After meeting with Dr. E (having finally picked a cardigan – the one I happened to have on when we needed to leave), I feel calmer about going forward. For starters, it was so entirely different than what happened before my first IVF. Last time, I was in tears midway through the teaching consult with the nursing staff when the nurse was trying to go over the protocol instructions because there were some things they were bringing up that Arthur and I hadn’t planned on. This time, Dr. E calmly explained why he wanted us to use a particular form of progesterone until beta day which was a question we had. We went over restrictions as far as lifting and exercise and he worked with me to come up with a plan that helps me manage my stress, live my life, and not have issues with my ovaries. Dr. E also helped us plan a start cycle date that worked well for all of us so that he’ll be the one able to really supervise my care.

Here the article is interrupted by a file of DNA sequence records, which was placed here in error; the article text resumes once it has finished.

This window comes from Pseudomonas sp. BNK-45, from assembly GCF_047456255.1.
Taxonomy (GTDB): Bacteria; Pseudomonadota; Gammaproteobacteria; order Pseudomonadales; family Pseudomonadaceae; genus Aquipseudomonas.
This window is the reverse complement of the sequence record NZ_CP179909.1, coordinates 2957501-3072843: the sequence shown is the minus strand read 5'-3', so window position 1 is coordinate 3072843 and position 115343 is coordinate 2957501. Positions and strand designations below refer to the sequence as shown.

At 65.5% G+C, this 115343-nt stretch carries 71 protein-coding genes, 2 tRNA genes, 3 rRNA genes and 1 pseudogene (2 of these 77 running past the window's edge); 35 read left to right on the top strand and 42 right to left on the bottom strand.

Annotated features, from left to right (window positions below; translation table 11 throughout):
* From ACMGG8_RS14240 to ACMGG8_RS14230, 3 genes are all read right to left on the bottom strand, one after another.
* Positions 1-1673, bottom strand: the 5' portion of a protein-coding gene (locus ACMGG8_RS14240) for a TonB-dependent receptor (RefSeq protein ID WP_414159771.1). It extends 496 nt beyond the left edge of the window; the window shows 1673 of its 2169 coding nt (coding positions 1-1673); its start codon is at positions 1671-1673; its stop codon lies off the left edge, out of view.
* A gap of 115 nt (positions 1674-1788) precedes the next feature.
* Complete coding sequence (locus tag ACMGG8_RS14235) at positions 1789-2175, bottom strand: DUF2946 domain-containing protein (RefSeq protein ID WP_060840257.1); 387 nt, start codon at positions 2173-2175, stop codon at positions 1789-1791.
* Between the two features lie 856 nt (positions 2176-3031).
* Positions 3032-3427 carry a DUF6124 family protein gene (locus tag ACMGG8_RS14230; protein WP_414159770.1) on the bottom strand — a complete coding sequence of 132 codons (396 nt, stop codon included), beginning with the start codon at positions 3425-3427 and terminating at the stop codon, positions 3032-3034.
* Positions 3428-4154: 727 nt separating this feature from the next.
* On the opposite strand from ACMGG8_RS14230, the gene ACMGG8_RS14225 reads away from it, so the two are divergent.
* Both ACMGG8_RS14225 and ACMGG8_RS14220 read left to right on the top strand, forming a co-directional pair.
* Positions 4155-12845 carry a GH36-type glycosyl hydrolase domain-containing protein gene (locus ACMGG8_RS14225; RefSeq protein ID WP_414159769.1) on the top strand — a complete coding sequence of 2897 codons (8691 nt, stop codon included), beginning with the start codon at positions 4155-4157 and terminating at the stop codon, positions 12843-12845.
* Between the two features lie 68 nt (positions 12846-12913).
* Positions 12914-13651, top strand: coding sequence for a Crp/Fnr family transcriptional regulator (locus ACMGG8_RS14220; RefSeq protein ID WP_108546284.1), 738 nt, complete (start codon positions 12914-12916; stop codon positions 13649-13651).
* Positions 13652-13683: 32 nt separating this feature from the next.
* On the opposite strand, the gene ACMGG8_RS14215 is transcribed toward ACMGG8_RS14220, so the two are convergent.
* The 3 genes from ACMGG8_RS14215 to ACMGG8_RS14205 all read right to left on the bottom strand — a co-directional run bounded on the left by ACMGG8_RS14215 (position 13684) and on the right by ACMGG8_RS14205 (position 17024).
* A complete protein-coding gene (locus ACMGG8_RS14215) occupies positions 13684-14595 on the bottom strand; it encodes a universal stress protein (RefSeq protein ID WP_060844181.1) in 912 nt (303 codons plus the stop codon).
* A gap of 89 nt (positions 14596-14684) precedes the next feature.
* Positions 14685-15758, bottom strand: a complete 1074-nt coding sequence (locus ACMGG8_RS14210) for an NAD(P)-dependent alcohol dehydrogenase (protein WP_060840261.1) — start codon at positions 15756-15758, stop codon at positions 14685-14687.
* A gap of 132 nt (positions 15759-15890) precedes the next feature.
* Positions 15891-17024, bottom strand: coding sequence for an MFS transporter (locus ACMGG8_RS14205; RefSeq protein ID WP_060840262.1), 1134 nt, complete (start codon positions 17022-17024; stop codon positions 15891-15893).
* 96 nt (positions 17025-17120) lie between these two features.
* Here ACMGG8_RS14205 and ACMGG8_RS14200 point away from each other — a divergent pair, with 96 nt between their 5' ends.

The other thing that’s different now is simply that while I am still very afraid of hurt, sadness, and more loss (a reasonable fear, given my history), I am far more at peace with the idea of life without a child. One thing I’ve learned through all this is that, much to my surprise, I did survive what I previously believed I could not.

This time, I know something I hoped but didn’t know before: my life will go on. While sometimes that feels more like a threat than a comfort, especially on the days where it feels like only enough light gets in to make the darkness feel even more oppressive, it’s the truth. And eventually, the light gets brighter and while these losses are never going to be okay, I know I will be.  Not right away.  Not easily.  Not without pain.  But it will happen.

Because I am so much more than my reproductive capabilities (or lack thereof). No matter what society or anyone else says.

* FWP = First World Problem

Follow Up Appointment

A week ago today, Arthur and I had our post-cycle follow up with the RE. As is my usual when I have an RE appointment, I had, over the past month or so, compiled a list of questions I wanted to ask. I jotted the questions down as I’d think of them, and by the time the end of May rolled around, I had a solid list. We faxed them to the clinic to place with my paperwork for the appointment.